Breast cancer survivor Elizabeth Ellis with her family. Photo: Supplied
Elizabeth Ellis puts up with severe tiredness, mouth ulcers, even the risk of lung damage caused by the daily regimen of medications that are keeping her alive.
“It’s quite a nasty range of side-effects,” the 33 year old mother says of the drugs she takes to fight breast cancer.
But taking breast cancer medications could become a little bit more positive for women like Mrs Ellis, with the launch of a radical new drug company that will funnel 100 per cent of its profits back into treatment and research.
Breast cancer survivor Elizabeth Ellis. Photo: Supplied
For Benefit Medicines is thought to be an Australian – and possibly world – first in that it aims to make a profit, but to use it entirely for social good.
“It’s like as a patient you can reclaim some of your power in a situation that can feel pretty hopeless,” Mrs Ellis said. “Personally, I really hope this company becomes a trail blazer for all the pharmaceutical industry”.
The organisation, to be launched on Wednesday, will take advantage of increasing numbers of drugs with expired patents, producing generic, cheaper, versions of life-saving cancer drugs.
Company co-director and pharmacologist Barry Frost worked in the pharmaceutical industry for 30 years when he decided he wanted to give something back.
“I realised that when these products go off patent there was a lot of money that would have been going back to these organisations, and I thought if you could just set up a generic product that profit could go to patients and research,” he said.
The company will start by providing two common breast cancer medications, Anastrozole and Letrozole, importing generic versions from overseas and selling them under the For Benefit brand. All profits will go to Breast Cancer Network Australia and the Breast Cancer Institute of Australia.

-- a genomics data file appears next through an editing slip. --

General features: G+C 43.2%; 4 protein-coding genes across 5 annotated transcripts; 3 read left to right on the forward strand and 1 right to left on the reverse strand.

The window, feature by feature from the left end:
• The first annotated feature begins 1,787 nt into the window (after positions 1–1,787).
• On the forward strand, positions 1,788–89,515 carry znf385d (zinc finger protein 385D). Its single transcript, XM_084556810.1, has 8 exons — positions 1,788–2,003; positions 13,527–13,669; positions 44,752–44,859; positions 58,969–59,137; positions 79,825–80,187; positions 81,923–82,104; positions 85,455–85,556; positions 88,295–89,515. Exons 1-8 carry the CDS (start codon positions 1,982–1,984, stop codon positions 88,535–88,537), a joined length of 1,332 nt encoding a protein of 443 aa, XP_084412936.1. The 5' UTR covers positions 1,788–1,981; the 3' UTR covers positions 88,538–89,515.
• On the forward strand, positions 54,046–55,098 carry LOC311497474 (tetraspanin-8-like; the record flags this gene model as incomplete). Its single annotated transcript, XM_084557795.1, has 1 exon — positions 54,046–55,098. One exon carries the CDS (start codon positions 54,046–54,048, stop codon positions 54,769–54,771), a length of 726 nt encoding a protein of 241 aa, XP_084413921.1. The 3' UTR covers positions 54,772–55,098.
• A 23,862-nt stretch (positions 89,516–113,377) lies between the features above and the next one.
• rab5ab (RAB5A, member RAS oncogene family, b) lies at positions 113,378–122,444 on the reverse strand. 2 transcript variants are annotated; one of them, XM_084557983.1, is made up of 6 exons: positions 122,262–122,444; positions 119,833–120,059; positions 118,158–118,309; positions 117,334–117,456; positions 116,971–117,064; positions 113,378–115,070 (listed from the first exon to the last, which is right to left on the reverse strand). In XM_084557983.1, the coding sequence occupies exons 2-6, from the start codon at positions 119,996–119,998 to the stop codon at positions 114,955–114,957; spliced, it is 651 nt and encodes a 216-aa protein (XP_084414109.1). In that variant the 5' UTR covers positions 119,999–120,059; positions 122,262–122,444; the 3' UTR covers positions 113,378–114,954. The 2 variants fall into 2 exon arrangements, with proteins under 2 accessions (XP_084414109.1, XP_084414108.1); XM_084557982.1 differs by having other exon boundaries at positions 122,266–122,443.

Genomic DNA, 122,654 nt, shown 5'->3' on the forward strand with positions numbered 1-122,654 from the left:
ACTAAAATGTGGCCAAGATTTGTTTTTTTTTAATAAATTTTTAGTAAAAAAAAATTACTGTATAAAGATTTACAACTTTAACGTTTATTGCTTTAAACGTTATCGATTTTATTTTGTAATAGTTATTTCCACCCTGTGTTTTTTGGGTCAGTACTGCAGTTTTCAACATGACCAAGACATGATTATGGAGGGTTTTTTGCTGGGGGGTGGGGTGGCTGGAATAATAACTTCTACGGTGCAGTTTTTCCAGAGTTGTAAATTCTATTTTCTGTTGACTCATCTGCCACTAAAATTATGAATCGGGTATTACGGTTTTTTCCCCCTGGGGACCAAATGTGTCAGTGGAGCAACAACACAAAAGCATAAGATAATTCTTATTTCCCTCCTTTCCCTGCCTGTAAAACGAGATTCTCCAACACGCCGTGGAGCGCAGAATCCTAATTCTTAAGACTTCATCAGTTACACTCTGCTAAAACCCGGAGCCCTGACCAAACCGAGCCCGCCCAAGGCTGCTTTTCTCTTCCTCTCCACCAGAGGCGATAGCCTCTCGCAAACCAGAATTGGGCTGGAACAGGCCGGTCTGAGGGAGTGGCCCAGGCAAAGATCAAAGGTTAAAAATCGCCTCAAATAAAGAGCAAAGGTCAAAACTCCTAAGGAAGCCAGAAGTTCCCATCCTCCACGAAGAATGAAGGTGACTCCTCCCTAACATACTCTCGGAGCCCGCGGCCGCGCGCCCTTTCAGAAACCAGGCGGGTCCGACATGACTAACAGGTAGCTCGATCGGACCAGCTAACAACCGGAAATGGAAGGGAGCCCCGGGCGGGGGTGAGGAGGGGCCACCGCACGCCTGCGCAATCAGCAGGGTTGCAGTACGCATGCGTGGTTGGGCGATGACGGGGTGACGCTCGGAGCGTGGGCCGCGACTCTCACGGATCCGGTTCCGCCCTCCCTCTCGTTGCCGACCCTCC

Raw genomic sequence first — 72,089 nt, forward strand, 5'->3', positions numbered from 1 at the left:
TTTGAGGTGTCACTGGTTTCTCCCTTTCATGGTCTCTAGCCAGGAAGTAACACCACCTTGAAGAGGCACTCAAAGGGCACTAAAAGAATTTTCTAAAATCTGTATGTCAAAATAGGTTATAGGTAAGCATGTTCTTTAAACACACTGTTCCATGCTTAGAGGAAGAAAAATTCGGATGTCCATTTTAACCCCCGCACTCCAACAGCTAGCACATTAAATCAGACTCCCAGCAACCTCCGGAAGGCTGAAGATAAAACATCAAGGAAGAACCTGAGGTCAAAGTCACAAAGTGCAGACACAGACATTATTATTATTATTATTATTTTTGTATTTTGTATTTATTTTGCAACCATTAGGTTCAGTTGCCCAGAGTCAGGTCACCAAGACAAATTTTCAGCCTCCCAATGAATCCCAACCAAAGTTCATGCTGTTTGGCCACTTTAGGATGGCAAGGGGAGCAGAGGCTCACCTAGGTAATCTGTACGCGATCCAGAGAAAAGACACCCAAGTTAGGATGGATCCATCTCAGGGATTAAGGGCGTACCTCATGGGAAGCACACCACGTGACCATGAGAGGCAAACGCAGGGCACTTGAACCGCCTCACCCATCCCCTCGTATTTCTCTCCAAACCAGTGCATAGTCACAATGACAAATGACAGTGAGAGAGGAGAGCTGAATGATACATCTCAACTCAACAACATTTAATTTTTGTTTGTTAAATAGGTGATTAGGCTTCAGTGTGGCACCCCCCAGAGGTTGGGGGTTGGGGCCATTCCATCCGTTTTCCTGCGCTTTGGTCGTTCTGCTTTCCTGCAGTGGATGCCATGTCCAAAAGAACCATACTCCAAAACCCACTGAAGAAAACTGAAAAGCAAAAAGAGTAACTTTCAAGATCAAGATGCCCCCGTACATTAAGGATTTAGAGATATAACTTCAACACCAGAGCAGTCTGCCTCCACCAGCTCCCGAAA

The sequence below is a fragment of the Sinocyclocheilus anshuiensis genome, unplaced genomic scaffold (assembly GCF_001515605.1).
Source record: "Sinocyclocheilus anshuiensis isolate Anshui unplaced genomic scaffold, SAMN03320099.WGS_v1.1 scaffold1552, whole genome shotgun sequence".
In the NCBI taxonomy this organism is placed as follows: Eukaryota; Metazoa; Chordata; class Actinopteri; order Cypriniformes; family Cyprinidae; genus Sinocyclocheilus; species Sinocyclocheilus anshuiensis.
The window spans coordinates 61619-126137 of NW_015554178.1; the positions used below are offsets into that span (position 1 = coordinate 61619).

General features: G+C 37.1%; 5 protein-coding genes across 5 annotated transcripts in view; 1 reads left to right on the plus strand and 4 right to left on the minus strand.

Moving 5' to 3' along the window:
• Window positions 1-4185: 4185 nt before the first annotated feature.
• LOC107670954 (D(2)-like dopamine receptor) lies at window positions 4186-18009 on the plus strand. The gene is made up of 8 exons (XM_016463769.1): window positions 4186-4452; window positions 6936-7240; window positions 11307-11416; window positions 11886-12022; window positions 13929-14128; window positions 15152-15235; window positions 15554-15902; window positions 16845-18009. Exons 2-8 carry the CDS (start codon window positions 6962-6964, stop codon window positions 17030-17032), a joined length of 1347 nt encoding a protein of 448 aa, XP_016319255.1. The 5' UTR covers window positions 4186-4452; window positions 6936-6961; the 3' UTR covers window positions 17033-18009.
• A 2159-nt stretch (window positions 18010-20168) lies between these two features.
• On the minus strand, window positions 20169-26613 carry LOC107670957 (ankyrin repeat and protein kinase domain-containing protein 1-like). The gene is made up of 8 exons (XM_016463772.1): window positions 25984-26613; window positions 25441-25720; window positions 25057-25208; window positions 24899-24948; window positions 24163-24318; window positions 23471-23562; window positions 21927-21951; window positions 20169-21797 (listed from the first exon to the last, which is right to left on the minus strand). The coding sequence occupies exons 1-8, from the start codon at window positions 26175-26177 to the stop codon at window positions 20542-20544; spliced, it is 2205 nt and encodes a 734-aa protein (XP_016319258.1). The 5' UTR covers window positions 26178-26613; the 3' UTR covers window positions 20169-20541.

“Together these two products make up over 90 per cent of the aromatase inhibitor [a class of breast cancer drug] market, and providing doctors with two medications will mean they have a choice,” he said. “We estimate there are about 30,000 patients in Australia on these medications already”.
Dr Frost said he was inspired by a 2011 article arguing that more enterprises need to be created that were neither for profit or not-for profit, but were instead “for benefit”.
If successful, he will expand to other medications – directing those profits back towards the conditions they are treating.
Bruce Mann, the director of the Breast Service at Royal Melbourne and Royal Women’s Hospitals and a board member for both charities that will receive the funding, said it was an extremely exciting development in medicine.
“Taking the profits from selling vital breast cancer medications and sending half back to support women, through Breast Cancer Network Australia, and half to support clinical trials, through the Breast Cancer Institute, it’s just remarkable,” he said.
“Generic versions of medicines are the same chemicals, the same formulation that has been shown to be equally effective, but can often be produced at a lower cost – there is a very big market and a very profitable market in generic drugs”.
Mr Mann said patients could ask their doctors about being prescribed the For Benefit brand drugs, or doctors could suggest it.
“I had one patient who was more comfortable on her current prescription, but everyone else has been happy to move to the For Benefit Medicines prescription, and have come back and said they actually felt better about it,” he said.